These gasolier lights, commissioned by Colonel Robert Myddelton Biddulph (d.1872), have reed-twisted stems and trefoiled 'glass shade' coronas that correspond directly to the medieval ornament of the chandelier designed in 1846 by the architect A.W.N.Pugin (d.1852), for the Cromwell Hall. The latter is clearly visible in both Sarah Myddelton and The Hon Mary Wombwell's 1862 watercolours of the Cromwell Hall, where it remained until being taken down in 1880 to make way for a billiard table light. Pugin had been the author of 'Designs for Iron and Brass Wirk in the style of the 15th and 16th centuries of 1836 and it was to the celebrated Birmingham 'Medieval Metalworker' John Hardman (d.1867), whose metal manufactory had been established shortly after his 1837 meeting with Pugin, to whom Pugin turned to realise his designs for the chandelier and wall-lights. Some of the original correspondence between Pugin and Hardman survives in the Myddelton archive, and is included with lot 502.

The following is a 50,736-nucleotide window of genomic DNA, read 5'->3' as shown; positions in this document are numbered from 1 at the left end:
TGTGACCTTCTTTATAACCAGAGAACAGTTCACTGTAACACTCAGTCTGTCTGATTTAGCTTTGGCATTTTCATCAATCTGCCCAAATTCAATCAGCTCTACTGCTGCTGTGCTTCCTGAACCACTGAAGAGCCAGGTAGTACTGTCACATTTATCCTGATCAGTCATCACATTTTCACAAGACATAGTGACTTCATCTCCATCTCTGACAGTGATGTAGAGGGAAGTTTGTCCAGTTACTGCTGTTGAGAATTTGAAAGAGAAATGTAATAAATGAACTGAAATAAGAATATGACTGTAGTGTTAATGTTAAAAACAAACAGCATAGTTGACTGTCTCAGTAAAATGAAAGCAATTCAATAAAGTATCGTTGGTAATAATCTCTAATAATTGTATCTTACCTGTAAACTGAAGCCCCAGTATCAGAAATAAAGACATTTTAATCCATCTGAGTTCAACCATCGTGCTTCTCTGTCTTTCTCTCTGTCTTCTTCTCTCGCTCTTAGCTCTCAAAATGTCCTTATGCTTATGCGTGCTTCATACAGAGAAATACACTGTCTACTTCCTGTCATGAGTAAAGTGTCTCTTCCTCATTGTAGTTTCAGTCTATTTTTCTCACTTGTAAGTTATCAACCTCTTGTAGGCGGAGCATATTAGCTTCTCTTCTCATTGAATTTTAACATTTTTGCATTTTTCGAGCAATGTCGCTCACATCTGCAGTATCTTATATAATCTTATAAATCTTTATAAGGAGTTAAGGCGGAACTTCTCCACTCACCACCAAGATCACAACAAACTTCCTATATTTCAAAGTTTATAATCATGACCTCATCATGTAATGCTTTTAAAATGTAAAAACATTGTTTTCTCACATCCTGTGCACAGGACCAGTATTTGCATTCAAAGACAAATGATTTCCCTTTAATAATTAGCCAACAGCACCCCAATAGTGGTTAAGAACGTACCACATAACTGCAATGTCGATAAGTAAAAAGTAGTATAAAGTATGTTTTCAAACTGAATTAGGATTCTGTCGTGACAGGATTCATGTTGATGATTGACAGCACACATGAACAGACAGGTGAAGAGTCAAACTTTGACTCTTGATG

The patent may belong to the London Wholesale Furnishing Ironmonger, Smith and Brass-finisher F.J. Bray, who was listed in Hunter Street, Brunswick Square in the 1824 London Post Office Directory.